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Home ▸ Catalog ▸ |Greek Coins| ▸ |Geographic - All Periods| ▸ |Anatolia| ▸ |Lydia| ▸ |Other Lydia||View Options:  |  |  |   

Ancient Coins of Lydia (Other Cities and Uncertain Mints)

Caracalla, 28 January 198 - 8 April 217 A.D., Bagis, Lydia

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RP80388. Bronze medallion, Gorny Auktion 147, lot 1839; Waddington Voyage 2; SNG Cop -; BMC Lydia -; SNGvA -, F, weight 30.672 g, maximum diameter 40.9 mm, die axis 180o, Bagis mint, 28 Jun 198 - 8 Apr 217 A.D.; obverse AYK MAYP AN - TΩNEINOC, laureate, draped, and cuirassed bust right; reverse KAIΣAPEΩN, the Emperor wearing military attire and holding spear, astride prancing horse right, led by Nike, with two enemies below horse, BAΓHNΩN in exergue; attractive huge bronze medallion!; very rare; SOLD


Commodus, March or April 177 - 31 December 192 A.D., Hierocaesarea, Lydia

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An interesting reverse depicting a mythological scene: Leto and her children Artemis and Apollo. The two were fathered by Zeus, arousing Hera's jealousy. Leto was banned from giving birth on earth or sea, but found the island of Delos, which supposedly was not connected to either.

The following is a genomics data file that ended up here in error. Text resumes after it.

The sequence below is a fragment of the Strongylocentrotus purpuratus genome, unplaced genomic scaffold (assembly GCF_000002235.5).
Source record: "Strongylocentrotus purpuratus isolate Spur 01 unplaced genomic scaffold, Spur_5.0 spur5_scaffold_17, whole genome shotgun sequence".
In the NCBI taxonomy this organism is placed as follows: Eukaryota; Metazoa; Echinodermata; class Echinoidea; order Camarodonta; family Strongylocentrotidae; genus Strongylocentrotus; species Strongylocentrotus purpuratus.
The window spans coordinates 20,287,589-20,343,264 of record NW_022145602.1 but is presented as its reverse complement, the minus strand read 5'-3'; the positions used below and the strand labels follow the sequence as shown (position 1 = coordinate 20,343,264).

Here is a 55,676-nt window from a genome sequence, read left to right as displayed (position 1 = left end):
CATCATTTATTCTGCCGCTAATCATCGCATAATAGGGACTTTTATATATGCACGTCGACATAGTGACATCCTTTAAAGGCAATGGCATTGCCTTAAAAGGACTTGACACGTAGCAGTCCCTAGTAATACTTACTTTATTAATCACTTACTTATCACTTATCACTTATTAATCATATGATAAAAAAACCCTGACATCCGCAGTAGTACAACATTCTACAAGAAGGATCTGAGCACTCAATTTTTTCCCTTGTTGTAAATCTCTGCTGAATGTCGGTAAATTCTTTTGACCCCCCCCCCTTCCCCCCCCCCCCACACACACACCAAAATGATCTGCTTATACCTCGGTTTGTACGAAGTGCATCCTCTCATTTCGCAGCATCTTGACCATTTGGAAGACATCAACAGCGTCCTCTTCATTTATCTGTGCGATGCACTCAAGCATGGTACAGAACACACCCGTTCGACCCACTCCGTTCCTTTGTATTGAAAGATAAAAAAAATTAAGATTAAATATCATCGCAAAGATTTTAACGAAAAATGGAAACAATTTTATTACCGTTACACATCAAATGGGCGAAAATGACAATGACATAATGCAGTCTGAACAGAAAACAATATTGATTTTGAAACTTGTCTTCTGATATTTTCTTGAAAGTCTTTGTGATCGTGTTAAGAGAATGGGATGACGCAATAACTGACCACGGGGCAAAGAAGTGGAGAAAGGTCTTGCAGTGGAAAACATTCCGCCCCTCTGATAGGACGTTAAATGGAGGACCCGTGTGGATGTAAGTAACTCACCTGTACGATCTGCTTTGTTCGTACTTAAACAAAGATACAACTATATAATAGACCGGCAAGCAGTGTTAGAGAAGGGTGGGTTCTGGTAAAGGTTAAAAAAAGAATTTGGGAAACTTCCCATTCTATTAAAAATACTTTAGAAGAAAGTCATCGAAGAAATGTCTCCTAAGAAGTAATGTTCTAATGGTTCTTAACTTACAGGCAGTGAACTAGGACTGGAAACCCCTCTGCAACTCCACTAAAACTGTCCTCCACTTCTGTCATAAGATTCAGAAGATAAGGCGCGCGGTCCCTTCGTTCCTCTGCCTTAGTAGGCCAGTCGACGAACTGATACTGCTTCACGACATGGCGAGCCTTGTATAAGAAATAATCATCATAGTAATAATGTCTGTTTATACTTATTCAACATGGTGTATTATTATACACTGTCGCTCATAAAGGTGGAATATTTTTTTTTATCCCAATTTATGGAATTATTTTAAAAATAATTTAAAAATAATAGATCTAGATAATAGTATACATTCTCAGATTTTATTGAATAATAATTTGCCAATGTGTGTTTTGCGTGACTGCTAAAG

SH37276. Bronze medallion, BMC Lydia -, SNG Cop -, SNGvA -, Imhoof-Blumer LS -, VF, weight 24.976 g, maximum diameter 36.4 mm, die axis 180o, Hierocaesarea mint, Mar/Apr 177 - 31 Dec 192 A.D.; obverse AVT KAI Λ AVPH KOMMO∆O, laureate and cuirassed bust right; reverse EΠI[...]OY[...] APTEMI∆OPOY APX[...] IEPOKAICAPEΩN, Artemis standing half-right wearing chiton; Leto standing half-left holding patera; Apollo standing half-left, naked, resting left hand on lyre; nice armored bust, HUGE 36 mm coin!; extremely rare; SOLD


Agrippina Junior, Augusta 50 - March 59 A.D., Hierocaesaraea, Lydia

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Hierocaesarea (from the Greek for "sacred" and the Latin for "Caesar's") was located seven or eight miles southeast of Thyatira, on the left bank of the Koum-Chai, a tributary of the Hermus (between the modern Turkish villages of Beyova and Sasova). The town is mentioned by Ptolemy (VI, ii, 16). Judging from its coins, it worshiped the goddess Artemis Persica.
RP76969. Bronze AE 19, RPC I 2387; BMC Lydia p. 106, 22; SNG Cop -; SNGvA -, SNG München -, SNG Tüb -, gVF, attractive portrait, nice green patina, weight 5.928 g, maximum diameter 18.8 mm, die axis 0o, Hierocaesaraea mint, c. 50 - March 59 A.D.; obverse AΓPIΠΠINA ΣEBAΣTH, draped bust right, hair in long plait down back of neck and looped at end, long loosely curled lock down side of neck; reverse AΓPIΠΠINA ΘEAN CEBACTHN, Artemis Persica standing facing, wearing long chiton, with right hand drawing arrow from quiver on right shoulder, left hand on hip, stag at her side on left; ex Pecunem, Gitbud & Naumann auction 34 (2 Aug 2015), lot 664; very rare; SOLD


Commodus, March or April 177 - 31 December 192 A.D., Nysa, Lydia